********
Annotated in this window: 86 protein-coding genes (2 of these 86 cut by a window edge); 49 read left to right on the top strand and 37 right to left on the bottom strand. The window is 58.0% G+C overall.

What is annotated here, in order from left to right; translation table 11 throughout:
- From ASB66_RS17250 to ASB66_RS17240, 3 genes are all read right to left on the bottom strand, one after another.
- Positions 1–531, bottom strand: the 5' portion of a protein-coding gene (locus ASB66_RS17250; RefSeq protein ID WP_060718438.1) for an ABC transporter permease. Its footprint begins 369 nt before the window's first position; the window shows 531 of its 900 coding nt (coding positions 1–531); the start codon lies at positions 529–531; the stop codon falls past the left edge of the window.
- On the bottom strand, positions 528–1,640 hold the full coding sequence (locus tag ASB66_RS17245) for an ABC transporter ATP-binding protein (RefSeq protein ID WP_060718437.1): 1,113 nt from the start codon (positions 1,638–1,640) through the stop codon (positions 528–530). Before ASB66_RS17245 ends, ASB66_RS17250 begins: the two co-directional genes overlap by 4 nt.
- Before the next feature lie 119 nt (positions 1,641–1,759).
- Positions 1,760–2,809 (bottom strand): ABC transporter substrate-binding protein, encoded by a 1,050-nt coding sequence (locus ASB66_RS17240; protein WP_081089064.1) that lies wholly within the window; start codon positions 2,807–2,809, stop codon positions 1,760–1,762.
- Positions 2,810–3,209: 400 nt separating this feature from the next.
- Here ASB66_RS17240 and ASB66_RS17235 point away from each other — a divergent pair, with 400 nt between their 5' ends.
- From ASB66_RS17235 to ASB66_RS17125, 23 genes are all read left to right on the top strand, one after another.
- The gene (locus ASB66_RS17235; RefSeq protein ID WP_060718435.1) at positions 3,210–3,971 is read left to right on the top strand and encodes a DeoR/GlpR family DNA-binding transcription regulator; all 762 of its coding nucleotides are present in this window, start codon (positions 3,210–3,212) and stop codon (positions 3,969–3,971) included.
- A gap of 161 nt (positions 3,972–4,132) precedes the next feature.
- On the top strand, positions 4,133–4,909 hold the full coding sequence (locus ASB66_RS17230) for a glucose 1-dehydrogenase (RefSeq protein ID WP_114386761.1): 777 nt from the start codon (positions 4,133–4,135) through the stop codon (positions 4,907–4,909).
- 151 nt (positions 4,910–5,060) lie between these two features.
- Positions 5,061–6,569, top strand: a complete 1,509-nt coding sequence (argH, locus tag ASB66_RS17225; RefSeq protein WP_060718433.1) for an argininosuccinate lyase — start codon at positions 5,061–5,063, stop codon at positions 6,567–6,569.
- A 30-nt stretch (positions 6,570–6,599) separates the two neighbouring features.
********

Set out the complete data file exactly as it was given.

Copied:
Annotated in this window: 86 protein-coding genes (2 of these 86 cut by a window edge); 49 read left to right on the top strand and 37 right to left on the bottom strand. The window is 58.0% G+C overall.

What is annotated here, in order from left to right; translation table 11 throughout:
- From ASB66_RS17250 to ASB66_RS17240, 3 genes are all read right to left on the bottom strand, one after another.
- Positions 1–531, bottom strand: the 5' portion of a protein-coding gene (locus ASB66_RS17250; RefSeq protein ID WP_060718438.1) for an ABC transporter permease. Its footprint begins 369 nt before the window's first position; the window shows 531 of its 900 coding nt (coding positions 1–531); the start codon lies at positions 529–531; the stop codon falls past the left edge of the window.
- On the bottom strand, positions 528–1,640 hold the full coding sequence (locus tag ASB66_RS17245) for an ABC transporter ATP-binding protein (RefSeq protein ID WP_060718437.1): 1,113 nt from the start codon (positions 1,638–1,640) through the stop codon (positions 528–530). Before ASB66_RS17245 ends, ASB66_RS17250 begins: the two co-directional genes overlap by 4 nt.
- Before the next feature lie 119 nt (positions 1,641–1,759).
- Positions 1,760–2,809 (bottom strand): ABC transporter substrate-binding protein, encoded by a 1,050-nt coding sequence (locus ASB66_RS17240; protein WP_081089064.1) that lies wholly within the window; start codon positions 2,807–2,809, stop codon positions 1,760–1,762.
- Positions 2,810–3,209: 400 nt separating this feature from the next.
- Here ASB66_RS17240 and ASB66_RS17235 point away from each other — a divergent pair, with 400 nt between their 5' ends.
- From ASB66_RS17235 to ASB66_RS17125, 23 genes are all read left to right on the top strand, one after another.
- The gene (locus ASB66_RS17235; RefSeq protein ID WP_060718435.1) at positions 3,210–3,971 is read left to right on the top strand and encodes a DeoR/GlpR family DNA-binding transcription regulator; all 762 of its coding nucleotides are present in this window, start codon (positions 3,210–3,212) and stop codon (positions 3,969–3,971) included.
- A gap of 161 nt (positions 3,972–4,132) precedes the next feature.
- On the top strand, positions 4,133–4,909 hold the full coding sequence (locus ASB66_RS17230) for a glucose 1-dehydrogenase (RefSeq protein ID WP_114386761.1): 777 nt from the start codon (positions 4,133–4,135) through the stop codon (positions 4,907–4,909).
- 151 nt (positions 4,910–5,060) lie between these two features.
- Positions 5,061–6,569, top strand: a complete 1,509-nt coding sequence (argH, locus tag ASB66_RS17225; RefSeq protein WP_060718433.1) for an argininosuccinate lyase — start codon at positions 5,061–5,063, stop codon at positions 6,567–6,569.
- A 30-nt stretch (positions 6,570–6,599) separates the two neighbouring features.